Behind the digital image. Photographs on community platforms and Twitter as repositories for machine learning and journalistic publications.


“Behind the Digital Image. Public Photographs on Community Platforms and Twitter as Repositories for Machine Learning and Journalistic Publications” is located at the intersection of creating and presenting digital images, the specificity of public databases (social media-repositories such as Twitter as well as photo-sharing platforms), and challenges for legal and social practices. Departing from a practice-orientated perspective, I offer deeper insights into the features of digital images as well as into ethical questions posed by the digital image as integral part of theorising the digital image as a research tool and a research object.

My project pursues two sub-projects:

  1. Crowd-Sourced Images – A Repository for Critical Research and Artificial Intelligence: The digital image is located between popular visual media, a commodity that can be monetized, and as a repository for the further development of image recognition through artificial intelligence and machine learning: also pictures taken by amateurs are used for image recognition and automated key wording.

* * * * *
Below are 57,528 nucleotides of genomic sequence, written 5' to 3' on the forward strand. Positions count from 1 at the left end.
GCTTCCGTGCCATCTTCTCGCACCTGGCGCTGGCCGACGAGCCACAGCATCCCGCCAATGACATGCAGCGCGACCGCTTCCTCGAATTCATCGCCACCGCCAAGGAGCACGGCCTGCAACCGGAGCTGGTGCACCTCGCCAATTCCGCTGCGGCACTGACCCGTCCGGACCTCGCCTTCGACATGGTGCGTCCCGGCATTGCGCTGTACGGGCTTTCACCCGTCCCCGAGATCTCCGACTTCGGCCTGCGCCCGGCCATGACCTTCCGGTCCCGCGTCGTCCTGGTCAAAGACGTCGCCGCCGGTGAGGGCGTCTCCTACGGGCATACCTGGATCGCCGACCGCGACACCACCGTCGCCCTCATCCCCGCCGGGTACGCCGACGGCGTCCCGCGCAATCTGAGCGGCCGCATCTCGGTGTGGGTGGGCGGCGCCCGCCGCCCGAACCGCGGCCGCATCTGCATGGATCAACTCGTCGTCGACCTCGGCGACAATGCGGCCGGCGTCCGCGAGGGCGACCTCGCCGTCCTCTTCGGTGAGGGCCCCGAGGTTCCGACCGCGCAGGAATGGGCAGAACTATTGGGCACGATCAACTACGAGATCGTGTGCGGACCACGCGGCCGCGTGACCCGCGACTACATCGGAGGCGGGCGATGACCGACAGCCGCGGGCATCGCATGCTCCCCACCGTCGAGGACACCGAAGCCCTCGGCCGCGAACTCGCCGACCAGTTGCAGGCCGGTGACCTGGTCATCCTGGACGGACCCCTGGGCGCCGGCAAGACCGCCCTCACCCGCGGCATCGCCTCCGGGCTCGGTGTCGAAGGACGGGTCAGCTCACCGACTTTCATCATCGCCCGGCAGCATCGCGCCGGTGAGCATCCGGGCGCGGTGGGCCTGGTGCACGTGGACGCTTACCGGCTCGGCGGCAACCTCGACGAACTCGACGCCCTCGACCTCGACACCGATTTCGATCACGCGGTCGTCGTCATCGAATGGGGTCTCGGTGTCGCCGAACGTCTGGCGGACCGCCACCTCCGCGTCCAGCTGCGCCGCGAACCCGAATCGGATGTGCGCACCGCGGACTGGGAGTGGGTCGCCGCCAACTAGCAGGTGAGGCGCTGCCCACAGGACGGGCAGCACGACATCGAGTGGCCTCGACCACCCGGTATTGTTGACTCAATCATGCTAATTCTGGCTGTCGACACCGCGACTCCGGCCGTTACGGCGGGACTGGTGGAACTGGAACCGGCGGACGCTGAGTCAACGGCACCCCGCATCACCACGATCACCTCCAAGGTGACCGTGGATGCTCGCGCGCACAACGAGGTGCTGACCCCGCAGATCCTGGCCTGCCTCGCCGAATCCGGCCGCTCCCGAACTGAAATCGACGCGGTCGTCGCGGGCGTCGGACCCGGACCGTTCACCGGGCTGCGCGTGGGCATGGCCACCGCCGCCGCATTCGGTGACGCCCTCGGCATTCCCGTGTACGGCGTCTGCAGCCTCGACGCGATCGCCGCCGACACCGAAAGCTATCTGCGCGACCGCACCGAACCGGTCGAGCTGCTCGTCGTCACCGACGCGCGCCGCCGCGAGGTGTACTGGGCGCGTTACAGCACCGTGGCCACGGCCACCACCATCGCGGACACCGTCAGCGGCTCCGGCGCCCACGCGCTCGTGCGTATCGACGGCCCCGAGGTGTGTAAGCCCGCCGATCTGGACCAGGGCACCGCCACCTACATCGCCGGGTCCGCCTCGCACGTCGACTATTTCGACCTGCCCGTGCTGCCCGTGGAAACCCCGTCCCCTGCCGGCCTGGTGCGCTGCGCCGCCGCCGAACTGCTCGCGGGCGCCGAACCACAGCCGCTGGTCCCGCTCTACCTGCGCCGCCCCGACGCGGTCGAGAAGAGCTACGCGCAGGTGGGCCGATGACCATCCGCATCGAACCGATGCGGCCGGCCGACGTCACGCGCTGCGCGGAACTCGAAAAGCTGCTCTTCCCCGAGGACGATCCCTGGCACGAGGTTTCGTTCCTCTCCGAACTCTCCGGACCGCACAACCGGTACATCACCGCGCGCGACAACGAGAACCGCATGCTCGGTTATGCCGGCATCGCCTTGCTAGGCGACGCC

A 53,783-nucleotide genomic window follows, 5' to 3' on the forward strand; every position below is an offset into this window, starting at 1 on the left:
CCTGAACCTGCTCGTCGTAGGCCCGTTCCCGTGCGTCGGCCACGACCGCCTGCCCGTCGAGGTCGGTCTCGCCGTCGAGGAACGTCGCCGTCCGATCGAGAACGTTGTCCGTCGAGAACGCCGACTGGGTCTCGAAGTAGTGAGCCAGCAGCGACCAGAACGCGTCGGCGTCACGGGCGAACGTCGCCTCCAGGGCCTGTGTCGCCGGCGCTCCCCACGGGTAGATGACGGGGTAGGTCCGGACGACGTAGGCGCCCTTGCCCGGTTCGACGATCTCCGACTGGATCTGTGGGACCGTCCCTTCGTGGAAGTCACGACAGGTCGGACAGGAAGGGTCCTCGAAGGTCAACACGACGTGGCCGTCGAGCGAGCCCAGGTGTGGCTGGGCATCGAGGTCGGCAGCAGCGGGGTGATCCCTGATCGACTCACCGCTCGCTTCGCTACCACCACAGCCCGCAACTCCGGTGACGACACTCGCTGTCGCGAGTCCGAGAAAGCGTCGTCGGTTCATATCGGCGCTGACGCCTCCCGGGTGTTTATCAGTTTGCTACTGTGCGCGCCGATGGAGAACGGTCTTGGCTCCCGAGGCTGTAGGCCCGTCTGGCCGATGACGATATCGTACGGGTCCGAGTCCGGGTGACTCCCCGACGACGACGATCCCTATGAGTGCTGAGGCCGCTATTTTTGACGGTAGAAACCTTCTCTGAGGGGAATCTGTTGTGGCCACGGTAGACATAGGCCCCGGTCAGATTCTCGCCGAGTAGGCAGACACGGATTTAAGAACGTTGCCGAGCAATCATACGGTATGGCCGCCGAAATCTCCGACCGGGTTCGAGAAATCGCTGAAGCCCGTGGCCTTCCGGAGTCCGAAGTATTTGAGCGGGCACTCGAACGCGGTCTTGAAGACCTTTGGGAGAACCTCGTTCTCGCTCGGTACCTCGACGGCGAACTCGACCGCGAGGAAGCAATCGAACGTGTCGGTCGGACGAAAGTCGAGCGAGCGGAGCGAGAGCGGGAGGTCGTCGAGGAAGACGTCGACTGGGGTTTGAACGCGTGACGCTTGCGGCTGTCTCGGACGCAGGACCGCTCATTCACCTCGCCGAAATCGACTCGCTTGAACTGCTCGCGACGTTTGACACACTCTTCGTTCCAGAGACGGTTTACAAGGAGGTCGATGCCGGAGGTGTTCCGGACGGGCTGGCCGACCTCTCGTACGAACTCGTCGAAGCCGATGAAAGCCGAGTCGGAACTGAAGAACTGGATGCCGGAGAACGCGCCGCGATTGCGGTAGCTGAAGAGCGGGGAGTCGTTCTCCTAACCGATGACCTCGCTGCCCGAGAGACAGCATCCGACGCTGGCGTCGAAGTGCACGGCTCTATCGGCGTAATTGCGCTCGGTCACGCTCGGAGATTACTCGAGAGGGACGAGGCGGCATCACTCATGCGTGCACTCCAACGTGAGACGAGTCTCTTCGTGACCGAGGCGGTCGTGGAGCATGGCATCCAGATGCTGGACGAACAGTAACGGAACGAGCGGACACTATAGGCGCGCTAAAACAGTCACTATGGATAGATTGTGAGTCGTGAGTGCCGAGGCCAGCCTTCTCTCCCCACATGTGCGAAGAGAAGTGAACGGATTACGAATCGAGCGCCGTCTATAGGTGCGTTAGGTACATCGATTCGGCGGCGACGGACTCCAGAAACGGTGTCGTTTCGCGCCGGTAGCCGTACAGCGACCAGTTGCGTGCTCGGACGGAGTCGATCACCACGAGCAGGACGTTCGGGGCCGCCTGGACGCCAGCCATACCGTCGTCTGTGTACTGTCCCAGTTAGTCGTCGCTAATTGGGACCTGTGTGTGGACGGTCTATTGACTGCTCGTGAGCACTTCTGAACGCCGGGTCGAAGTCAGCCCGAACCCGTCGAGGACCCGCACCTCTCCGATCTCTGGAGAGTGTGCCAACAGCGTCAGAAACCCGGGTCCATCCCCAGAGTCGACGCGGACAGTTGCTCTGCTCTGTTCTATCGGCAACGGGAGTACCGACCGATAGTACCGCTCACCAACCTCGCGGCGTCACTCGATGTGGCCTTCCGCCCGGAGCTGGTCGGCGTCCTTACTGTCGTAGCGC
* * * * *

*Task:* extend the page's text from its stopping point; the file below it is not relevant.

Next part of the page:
2. A Closer Look into Terms of Use: Photo-Editors’ Use of Twitter to Retrieve Amateurs’ Photographs: Twitter is a prime social media for eyewitnesses’ photographs that draw immediate interest of photo-editors. My main interest is to investigate the conversations between eyewitnesses and photo-editors online, the use of so-called social media release forms where copyright holders basically agree to free distribution of their pictures, and the status of the digital image as agent in changing social and legal practices.

My DFG-project deals with the practice of the digital image, it examines and reflects technological instruments and social infrastructures with a mixed methods approach, especially media ethnographic methods and digital methods. I use in-depths interviews and participatory observation to collect data, as well as social media analytic tools. Since the digital world is quickly changing, field work is needed to understand processes and procedures as they happen.

The further objective is to contribute to much needed research on ethics surrounding the digital images: What does visual ethics in a digital culture mean? How do photo-communities online deal with ethics? Do platform providers integrate ethics in their terms of use? How can we as researchers use ethics as research methods, especially if it comes to researching the visual online, the digital image itself and its socio-technological practices? If we as researchers work with publicly available data, for instance from Twitter, how do we gain consent from the copyright holders of published images that we use their data in our research?


Dr. Evelyn Runge, Universität zu Köln